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Figure 3

The jet radius and jet velocity distribution at the time the tip makes contact with electrode 2 and the current begins to flow, as functions of distance to the cone base of the shaped charge

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Figure 4

Position-time diagram for the jet used in the experiments. The sloped lines indicate the jet segment velocity for the tip and rear, given by the numbers in km/s. The jet shape at five times is shown where the stretching is clearly illustrated.

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Figure 5

Distribution of the jet mass for jet segments with an axial velocity above 2.1 km/s. The jet mass before (A), in between (B), and after (C) the electrodes summing up to the total mass indicated by line D.

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Figure 6

The jet radius at electrodes 1 and 2 during its passage between the electrodes, calculated using the data in Fig. 3

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Figure 7

Position-time diagram for the jet with the current pulse. The vertical dashed lines marked X-ray A and X-ray B marks the times (36 μs and 86 μs) when the X-ray pictures were taken. At time 36 μs, the part with velocity between 3 km/s and 4.7 km/s is between the electrodes and at time 86 μs, the part with velocity between 1.9 km/s and 3 km/s is between the electrodes.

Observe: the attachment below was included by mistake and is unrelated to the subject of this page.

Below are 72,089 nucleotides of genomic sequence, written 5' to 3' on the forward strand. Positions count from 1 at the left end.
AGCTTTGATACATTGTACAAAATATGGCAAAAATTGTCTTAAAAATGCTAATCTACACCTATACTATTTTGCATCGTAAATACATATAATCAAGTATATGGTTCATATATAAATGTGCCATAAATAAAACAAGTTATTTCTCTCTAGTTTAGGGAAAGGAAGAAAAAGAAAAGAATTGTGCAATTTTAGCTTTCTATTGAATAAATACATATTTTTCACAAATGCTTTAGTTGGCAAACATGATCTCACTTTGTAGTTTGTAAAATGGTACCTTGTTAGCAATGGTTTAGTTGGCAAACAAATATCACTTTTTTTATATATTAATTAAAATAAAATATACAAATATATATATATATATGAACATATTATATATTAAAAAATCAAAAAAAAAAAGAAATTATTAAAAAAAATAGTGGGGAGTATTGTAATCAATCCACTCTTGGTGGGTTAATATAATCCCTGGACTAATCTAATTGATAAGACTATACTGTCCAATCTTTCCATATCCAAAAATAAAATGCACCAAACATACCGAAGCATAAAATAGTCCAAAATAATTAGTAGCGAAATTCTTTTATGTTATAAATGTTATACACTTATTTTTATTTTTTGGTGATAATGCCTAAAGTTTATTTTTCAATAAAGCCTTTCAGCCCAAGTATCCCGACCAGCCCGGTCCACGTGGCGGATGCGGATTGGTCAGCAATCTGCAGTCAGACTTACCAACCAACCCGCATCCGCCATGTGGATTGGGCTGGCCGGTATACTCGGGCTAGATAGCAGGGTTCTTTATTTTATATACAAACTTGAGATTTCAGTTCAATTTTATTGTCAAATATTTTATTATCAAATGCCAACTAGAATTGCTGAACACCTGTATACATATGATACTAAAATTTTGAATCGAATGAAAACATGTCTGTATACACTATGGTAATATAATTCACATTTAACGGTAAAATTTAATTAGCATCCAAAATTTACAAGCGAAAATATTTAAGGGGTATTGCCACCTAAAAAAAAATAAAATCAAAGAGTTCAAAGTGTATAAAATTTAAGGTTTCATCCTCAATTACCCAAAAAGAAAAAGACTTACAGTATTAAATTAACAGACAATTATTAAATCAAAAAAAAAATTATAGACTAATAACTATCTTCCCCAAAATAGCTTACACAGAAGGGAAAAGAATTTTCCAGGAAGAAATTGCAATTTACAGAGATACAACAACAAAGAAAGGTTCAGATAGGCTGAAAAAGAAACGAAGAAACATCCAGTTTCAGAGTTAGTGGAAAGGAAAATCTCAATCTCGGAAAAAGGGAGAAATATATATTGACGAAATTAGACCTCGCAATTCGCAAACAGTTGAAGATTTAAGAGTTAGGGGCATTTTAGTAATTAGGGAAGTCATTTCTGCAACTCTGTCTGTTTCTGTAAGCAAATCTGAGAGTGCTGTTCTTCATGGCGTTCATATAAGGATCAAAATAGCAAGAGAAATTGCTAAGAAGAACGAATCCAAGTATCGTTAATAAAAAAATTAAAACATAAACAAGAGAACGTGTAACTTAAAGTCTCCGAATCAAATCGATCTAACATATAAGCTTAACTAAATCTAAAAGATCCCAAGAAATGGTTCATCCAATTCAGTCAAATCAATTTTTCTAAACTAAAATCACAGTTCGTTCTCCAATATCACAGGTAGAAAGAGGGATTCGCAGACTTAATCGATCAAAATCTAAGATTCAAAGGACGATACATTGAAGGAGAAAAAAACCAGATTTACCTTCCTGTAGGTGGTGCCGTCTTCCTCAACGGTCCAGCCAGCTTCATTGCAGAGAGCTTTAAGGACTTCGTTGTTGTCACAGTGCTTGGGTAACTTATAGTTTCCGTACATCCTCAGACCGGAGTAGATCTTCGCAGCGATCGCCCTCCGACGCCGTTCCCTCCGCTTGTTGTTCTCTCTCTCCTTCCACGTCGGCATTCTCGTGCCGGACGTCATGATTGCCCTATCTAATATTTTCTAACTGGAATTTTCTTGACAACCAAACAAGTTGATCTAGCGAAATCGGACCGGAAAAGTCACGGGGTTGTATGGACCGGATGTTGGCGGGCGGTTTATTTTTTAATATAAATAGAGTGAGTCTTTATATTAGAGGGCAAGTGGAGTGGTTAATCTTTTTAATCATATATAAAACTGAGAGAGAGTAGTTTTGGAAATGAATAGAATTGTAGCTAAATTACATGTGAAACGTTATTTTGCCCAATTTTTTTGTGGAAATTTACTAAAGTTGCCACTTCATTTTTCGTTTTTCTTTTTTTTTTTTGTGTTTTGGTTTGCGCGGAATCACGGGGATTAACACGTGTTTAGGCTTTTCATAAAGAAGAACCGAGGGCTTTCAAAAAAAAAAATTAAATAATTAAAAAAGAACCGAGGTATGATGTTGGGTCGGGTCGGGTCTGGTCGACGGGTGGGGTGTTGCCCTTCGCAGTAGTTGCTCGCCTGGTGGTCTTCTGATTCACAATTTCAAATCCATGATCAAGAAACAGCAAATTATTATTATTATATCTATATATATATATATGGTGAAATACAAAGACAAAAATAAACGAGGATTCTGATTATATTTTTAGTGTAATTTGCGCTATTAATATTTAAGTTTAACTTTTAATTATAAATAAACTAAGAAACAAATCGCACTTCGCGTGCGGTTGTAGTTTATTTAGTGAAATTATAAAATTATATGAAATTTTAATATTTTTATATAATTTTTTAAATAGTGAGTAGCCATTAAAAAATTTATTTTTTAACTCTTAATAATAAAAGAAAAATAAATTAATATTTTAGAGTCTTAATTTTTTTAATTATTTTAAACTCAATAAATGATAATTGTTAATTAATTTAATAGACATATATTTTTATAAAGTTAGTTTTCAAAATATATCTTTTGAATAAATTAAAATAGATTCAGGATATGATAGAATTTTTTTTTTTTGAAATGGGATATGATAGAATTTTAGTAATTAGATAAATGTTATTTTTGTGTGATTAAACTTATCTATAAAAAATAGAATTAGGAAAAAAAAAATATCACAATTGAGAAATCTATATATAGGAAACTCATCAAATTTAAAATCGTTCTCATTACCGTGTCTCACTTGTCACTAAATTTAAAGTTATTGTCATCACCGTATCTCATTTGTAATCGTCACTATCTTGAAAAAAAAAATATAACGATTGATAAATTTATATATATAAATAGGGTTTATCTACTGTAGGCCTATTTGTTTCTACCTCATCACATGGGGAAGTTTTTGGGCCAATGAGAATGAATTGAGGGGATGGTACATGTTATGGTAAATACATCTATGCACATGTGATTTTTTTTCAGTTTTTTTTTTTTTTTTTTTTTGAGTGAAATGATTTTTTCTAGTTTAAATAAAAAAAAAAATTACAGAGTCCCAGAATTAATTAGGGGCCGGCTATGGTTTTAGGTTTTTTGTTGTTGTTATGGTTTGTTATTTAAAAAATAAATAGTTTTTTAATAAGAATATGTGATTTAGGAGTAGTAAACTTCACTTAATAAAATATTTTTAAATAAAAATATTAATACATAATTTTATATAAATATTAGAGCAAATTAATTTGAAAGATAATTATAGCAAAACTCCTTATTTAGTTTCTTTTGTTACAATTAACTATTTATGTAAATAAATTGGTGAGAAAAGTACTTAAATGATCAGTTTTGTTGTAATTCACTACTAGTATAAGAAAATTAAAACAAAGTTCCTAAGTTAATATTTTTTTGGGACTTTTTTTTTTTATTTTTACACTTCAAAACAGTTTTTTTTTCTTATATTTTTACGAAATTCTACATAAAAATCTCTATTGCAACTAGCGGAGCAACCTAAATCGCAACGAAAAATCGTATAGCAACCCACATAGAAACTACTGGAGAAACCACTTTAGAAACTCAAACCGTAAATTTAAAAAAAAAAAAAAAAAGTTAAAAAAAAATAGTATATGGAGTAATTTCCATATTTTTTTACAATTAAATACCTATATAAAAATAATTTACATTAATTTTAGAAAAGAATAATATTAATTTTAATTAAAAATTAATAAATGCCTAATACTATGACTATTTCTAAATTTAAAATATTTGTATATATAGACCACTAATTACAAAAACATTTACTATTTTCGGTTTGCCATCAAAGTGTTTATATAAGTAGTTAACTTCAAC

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Figure 8

Same position-time diagram as in Fig. 7 but with the deposited energy. Almost all energy has been deposited in the jet and electrode region by the time the rear part of the jet leaves the electrode region.

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Figure 9

Same position-time diagram as in Fig. 7 but with the power deposition in the jet. Note the low power up to the time the 6.6 km/s fragment leaves the electrode region, which may explain the low radial dispersion velocity of the tip.

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Figure 10

The measured resistance of the jets in the 39 kJ and 96 kJ experiments

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Figure 11

The calculated resistance of the part of the jet that is between the electrodes and the energy deposited in the jet. The rise in resistance in the first 20 μs is due to heating. The resistance then drops due to the larger conducting area of the jet parts entering the electrode region and also due to decreasing current. The energy deposition is much lower than measured in the experiments.

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Figure 12

The axial velocity for individual fragments in the 39 kJ (diamonds), 96 kJ (circles), and for an unelectrified jet (squares). The axial velocity as function of fragment number is similar for the electrified and unelectrified jets and this shows that electrified jets break up into the same number of fragments and with similar velocity distribution as the unelectrified jet.

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Figure 13